Posted at 6/13/2013 1:13:49 PM

RaptorFA

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Looking forward to this round for sure. The weather will not be a factor at all. In fact I'm pretty sure that the guys will experience the hottest track temps of the season, so it will be interesting to see whose bikes like that the most. Tires will also come into play here - who can use them right, who will use them up. Will Honda be able to take the upper hand back after the Yamaha surge at Mugello? I have a feeling the answer is yes, but I want to wait until at least the end of FP2 before I draw any sort of conclusion. And even then, we all know anything can happen in the race.

It's a shame that Ben Spies is going to miss yet another round. I have said it before and I have not softened my stance on this; that shoulder is far worse than anyone even realizes, maybe even Ben himself. It may well end his career. And that would be very unfortunate. The racing Gods can be cruel. It was weird seeing Biaggi on Ben's bike last week. By all accounts I guess he did OK, but I would not rely on any of his feedback to make any difference in fixing the Ducati. Just the fact that he has never been on B-Stones makes the test nothing more than a nice gesture to a retired champion on the part of Ducati. Still, I envy him!

DORNA sort of painted themselves into a corner with this entry limit, no? It would be a shame for Suzuki to get frustrated and walk away from the project now. They have come a long way and have actually produced a very decent piece from what I can tell. What DORNA should have done was to hold 2 grid slots in reserve. That way when a real player came along that wanted to enter (or re-enter) the series they would have had something to offer and not let the holding teams get greedy and gouge. To keep Zook away and retain a CRT (I guess I shall refrain from using that designation now; I prefer privateer moving forward) team that can barely stay under the 107% limit is just dumb. So fine, you want to cap the grid at 24, OK. Tell everyone that there can be 28 entries, but only the fastest 24 get to start the race. That would spice things up, eh?! :woot:

I'm going to follow that situation more closely and see what develops. In the mean time, we are less than 11 hours away from action!

Edited by RaptorFA at 6/13/2013 4:27:51 PM

What, Me Worry?

Posted at 6/14/2013 11:35:21 AM

budoist

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Well I thought I posted a reply last night...

I wonder now whether Dorna was really in a corner or if they were just using that limit arbitrarily to make Suzuki pay some form of concession for re-entry. You would think that there'd have been some reports about Dorna approaching the tracks about increasing grid size otherwise. I suspect that this was yet another rule that Dorna created that could be relaxed, arbitrarily enforced or disbanded as necessary (yes Rookie Rule, I'm looking at you). Now that it no longer serves a political purpose Dorna seems willing to simply throw it aside right when it would truly have an opportunity to be enforced regardless of the alternatives, just like the rookie rule.

Posted at 6/14/2013 1:01:51 PM

RaptorFA

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Yessir, I believe you are correct. And stop futzing with your hair, rookie rule, we are looking squarely at you! :lol: Rules are not much good if you can just turn around and break them. But I get what is going on. No one was very pleased when Suzuki left, and yes, the circumstances were not the best. So I am sure that Mr. Ezpeleta is trying to make sure that Suzuki are completely committed to coming back and staying for a while. And I kinda don't blame him. He doesn't want to get left holding the bag again. It has to be a win-win for both sides, and I'm sure that they will do their best to make that happen.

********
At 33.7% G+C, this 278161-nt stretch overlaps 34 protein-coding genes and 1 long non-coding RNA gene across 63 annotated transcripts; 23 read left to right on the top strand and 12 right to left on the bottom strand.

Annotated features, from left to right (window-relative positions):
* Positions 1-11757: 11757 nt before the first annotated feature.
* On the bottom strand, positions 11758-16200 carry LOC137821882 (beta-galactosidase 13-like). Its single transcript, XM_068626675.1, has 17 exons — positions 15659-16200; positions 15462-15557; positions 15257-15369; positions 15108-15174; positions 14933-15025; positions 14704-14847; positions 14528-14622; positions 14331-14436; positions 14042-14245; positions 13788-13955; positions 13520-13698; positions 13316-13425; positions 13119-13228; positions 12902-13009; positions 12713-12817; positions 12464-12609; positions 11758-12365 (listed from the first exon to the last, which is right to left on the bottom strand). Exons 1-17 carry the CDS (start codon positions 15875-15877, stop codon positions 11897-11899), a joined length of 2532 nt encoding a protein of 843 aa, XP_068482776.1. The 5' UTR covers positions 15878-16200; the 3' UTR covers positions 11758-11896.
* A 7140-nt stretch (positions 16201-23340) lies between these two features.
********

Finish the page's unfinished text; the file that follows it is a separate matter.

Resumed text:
All back door boogeyng aside, the test on Monday is going to be just as interesting as the race! Suzuki's first run with the big boys, a possible showing of Yam's new seamless gear box, and production lab bikes for both Nicky and Dovi are among the hilites, and there may be other stuff too. Aprilia is talking about building a new engine more to MotoGP level with pneumatic valves and the whole smash, which could be ready as early as next season. There might be a different engine ready for testing on Monday as well from them, but I can't confirm that. Other teams may be debuting other new parts and pieces as well. I know NGM has new body work that Colin is playing with, as well as the ever expanding effort developing the new electronics package. They seem to be making some progressa though, which is really good to see.

I guess Ben Spies may not race until Indy now. I heard that he may try to make Laguna Seca, but Indy is the hard target for his return. Man what a shame. All this development going on at Ducati, and he hasn't had a word of input into it. That just sucks. If he didn't have a 2-year deal in place, I'm pretty sure Piro would be in that seat next year, even though he hasn't really lit it up as yet when he has had the oppurtunities. Might have been a good spot for Scott Redding. Keep an eye on that situation; something may happen yet.

I have not seen FP2 yet, but FP1 was pretty interesting. Turn 10 is turning out to be a bugger! 5 or 6 guys got hung out there already. Jorge and Dani decided to play a little cat and mouse at the end of the session, whichI thought was classic! A great rivalry between those 2 is trying very hard to develop, and it could just happen. And the temps are rising, which tells me that the entire field will most likely be on hard tires fron t and rear come race day. I doubt anyone will risk running the medium; tires drop off too quickly here even in good conditions. Quali should be wild tomorrow!

What, Me Worry?

Posted at 6/14/2013 3:13:56 PM

cggunnersmate